This story is from UCLA Today, a discontinued print and web publication.

'Comet' turns out to be debris from asteroid collision, something not seen before

NASA's Hubble Space Telescope has observed a mysterious X-shaped debris pattern and trailing streamers of dust that suggest a head-on collision between two asteroids. Astronomers have long thought the asteroid belt is being ground down through collisions, but such a smashup has never been seen before, a NASA news release says.
The comet-like object imaged by Hubble, called P/2010 A2, was first discovered by the Lincoln Near-Earth Asteroid Research (LINEAR) program sky survey on Jan. 6. New Hubble images taken on Jan. 25 and 29 show a complex X-pattern of filamentary structures near the nucleus.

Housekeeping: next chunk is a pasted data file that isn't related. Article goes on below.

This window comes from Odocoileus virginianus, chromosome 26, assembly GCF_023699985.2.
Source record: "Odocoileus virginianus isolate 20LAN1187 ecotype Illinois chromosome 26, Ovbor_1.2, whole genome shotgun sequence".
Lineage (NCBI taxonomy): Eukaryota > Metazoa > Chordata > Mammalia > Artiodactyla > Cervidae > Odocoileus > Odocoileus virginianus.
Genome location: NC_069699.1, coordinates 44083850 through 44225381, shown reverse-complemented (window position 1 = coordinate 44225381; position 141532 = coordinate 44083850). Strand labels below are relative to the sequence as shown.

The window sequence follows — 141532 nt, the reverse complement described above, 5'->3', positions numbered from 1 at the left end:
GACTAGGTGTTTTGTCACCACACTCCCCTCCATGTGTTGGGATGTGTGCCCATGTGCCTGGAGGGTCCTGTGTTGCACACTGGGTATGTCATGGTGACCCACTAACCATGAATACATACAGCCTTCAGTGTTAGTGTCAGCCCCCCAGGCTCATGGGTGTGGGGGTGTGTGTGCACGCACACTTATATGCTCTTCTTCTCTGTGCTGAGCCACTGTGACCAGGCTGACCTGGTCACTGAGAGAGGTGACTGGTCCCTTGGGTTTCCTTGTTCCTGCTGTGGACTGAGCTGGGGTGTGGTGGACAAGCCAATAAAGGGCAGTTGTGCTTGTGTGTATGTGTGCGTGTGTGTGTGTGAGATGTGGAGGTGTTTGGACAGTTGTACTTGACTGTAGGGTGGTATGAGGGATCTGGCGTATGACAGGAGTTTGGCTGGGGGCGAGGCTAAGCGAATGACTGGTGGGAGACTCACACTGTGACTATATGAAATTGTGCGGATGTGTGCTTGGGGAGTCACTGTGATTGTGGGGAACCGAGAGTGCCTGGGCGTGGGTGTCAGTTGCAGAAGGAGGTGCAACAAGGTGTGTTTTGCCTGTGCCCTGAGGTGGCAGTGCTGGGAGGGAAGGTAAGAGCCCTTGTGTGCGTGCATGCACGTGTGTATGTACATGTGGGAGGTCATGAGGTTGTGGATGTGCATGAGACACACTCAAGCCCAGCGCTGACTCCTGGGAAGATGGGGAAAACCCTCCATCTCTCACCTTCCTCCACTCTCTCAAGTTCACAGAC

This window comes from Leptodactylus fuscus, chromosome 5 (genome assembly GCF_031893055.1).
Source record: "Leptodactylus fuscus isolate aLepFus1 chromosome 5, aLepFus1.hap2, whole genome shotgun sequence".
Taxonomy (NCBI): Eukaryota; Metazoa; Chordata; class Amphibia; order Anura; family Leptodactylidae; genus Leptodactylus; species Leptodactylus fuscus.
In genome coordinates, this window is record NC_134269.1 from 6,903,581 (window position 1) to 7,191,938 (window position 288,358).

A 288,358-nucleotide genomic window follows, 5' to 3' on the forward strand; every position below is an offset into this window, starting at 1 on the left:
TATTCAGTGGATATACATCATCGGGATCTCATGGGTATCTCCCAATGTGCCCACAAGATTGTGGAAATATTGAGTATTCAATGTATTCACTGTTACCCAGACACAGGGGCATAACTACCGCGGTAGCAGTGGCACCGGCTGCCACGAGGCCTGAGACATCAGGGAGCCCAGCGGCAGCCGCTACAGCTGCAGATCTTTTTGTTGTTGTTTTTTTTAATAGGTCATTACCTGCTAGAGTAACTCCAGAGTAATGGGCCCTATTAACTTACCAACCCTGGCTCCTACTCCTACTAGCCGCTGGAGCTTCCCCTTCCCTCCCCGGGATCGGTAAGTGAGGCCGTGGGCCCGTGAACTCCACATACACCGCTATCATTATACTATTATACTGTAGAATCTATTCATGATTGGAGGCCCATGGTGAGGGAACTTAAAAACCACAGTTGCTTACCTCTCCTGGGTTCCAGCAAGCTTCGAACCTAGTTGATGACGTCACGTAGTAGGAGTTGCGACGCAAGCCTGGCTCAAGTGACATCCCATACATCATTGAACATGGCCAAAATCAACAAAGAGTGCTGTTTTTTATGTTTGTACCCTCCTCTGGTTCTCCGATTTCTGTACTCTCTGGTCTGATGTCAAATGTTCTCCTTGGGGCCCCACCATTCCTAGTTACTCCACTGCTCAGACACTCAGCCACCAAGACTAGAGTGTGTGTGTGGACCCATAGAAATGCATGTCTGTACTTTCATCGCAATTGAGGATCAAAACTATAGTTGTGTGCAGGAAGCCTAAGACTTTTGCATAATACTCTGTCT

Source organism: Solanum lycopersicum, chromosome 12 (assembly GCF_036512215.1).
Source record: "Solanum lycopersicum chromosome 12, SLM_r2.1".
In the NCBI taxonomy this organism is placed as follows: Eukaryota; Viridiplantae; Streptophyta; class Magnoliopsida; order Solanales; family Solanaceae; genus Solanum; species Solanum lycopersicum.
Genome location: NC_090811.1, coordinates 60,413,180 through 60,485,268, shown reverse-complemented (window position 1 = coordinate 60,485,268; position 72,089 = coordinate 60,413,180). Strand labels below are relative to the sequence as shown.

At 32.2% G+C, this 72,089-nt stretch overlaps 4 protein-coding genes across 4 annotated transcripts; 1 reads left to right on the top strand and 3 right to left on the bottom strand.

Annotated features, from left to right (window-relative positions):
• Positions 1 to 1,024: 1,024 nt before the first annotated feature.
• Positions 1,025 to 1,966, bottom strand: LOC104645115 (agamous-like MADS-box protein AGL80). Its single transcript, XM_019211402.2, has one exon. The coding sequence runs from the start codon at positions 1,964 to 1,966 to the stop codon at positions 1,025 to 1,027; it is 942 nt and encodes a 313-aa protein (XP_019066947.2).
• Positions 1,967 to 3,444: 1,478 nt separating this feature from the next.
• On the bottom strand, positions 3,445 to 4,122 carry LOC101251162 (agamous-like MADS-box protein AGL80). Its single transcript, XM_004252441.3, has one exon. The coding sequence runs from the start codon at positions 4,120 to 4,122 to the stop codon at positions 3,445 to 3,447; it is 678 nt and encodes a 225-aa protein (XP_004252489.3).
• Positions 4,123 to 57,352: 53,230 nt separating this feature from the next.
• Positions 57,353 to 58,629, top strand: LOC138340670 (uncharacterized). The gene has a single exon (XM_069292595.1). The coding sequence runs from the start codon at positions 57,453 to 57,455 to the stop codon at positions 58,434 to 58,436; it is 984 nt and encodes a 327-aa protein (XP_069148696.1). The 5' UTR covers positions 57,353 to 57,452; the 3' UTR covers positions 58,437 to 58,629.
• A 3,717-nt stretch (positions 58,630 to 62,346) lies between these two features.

"This is quite different from the smooth dust envelopes of normal comets," said principal investigator David Jewitt of UCLA's Department of Earth and Space Sciences. "The filaments are made of dust and gravel, presumably recently thrown out of the nucleus. Some are swept back by radiation pressure from sunlight to create straight dust streaks. Embedded in the filaments are co-moving blobs of dust that likely originated from tiny unseen parent bodies."
Hubble shows that the main nucleus of P/2010 A2 lies outside its own halo of dust. This has never been seen before in a comet-like object. The nucleus is estimated to be 460 feet in diameter.
At the time of the Hubble observations, the object was approximately 180 million miles from the sun and 90 million miles from Earth.
Media Contact